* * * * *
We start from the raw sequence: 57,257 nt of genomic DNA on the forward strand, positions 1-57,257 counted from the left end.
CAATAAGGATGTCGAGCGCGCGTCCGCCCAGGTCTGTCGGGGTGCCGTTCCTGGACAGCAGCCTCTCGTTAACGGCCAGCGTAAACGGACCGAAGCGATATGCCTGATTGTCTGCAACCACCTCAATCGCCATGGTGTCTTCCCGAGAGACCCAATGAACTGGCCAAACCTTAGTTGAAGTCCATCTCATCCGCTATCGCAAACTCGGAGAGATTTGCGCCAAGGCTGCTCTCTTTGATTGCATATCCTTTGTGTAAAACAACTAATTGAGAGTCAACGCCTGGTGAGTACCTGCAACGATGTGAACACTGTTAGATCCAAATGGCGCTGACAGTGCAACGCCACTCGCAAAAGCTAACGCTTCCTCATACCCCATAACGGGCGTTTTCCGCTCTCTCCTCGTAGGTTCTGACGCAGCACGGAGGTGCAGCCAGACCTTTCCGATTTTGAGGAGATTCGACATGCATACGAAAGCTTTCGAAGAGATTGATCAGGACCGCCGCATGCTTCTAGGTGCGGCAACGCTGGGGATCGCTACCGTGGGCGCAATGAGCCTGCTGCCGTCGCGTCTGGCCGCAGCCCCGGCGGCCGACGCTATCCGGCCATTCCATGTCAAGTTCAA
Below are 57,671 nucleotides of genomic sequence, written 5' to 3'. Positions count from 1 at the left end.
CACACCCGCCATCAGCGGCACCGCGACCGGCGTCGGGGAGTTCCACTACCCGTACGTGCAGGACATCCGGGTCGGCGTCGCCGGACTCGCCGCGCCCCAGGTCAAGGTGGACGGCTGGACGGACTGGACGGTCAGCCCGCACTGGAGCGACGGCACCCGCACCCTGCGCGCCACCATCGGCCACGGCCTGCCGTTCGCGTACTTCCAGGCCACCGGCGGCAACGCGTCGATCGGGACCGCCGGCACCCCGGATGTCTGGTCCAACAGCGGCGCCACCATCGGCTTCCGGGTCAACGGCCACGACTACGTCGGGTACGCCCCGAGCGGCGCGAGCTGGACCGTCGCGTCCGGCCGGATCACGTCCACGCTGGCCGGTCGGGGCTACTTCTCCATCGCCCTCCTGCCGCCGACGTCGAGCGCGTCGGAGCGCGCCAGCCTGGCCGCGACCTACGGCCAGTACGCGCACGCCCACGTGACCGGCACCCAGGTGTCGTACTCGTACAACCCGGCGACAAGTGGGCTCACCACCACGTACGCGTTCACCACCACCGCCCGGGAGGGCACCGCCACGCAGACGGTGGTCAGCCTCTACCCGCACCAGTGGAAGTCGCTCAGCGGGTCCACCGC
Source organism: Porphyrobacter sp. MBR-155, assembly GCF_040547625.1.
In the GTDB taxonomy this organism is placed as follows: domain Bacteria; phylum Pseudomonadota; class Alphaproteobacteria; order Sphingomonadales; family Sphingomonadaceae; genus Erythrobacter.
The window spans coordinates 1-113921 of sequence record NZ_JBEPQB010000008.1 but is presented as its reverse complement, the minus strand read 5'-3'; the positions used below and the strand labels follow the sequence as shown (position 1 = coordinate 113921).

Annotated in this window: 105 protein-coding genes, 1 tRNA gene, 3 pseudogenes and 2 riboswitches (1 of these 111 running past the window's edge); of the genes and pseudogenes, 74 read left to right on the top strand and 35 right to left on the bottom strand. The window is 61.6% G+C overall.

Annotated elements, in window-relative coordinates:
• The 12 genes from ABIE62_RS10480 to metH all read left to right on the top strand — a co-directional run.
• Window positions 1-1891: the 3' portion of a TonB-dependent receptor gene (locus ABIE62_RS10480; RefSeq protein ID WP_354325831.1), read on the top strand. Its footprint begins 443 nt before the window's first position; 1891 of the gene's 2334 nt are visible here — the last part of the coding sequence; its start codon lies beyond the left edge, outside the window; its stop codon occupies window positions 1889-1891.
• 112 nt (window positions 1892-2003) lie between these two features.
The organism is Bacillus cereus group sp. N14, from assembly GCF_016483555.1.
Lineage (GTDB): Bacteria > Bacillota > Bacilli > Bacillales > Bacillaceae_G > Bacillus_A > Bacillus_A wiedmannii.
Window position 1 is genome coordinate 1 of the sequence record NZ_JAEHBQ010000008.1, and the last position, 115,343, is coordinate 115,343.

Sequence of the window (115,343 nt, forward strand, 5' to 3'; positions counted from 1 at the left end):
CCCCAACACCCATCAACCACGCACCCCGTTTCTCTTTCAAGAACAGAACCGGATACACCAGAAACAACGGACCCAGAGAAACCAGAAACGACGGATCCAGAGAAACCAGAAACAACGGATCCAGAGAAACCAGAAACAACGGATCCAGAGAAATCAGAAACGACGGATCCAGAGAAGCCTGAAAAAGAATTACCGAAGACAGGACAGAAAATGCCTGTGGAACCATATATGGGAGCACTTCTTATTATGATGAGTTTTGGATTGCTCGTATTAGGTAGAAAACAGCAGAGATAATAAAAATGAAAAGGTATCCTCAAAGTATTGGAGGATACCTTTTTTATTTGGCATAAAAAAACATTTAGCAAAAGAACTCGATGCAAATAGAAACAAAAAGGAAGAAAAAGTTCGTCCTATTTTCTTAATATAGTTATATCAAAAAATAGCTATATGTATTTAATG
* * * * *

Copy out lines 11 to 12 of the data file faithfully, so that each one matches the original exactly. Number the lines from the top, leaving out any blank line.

• Window positions 1-1891: the 3' portion of a TonB-dependent receptor gene (locus ABIE62_RS10480; RefSeq protein ID WP_354325831.1), read on the top strand. Its footprint begins 443 nt before the window's first position; 1891 of the gene's 2334 nt are visible here — the last part of the coding sequence; its start codon lies beyond the left edge, outside the window; its stop codon occupies window positions 1889-1891.
• 112 nt (window positions 1892-2003) lie between these two features.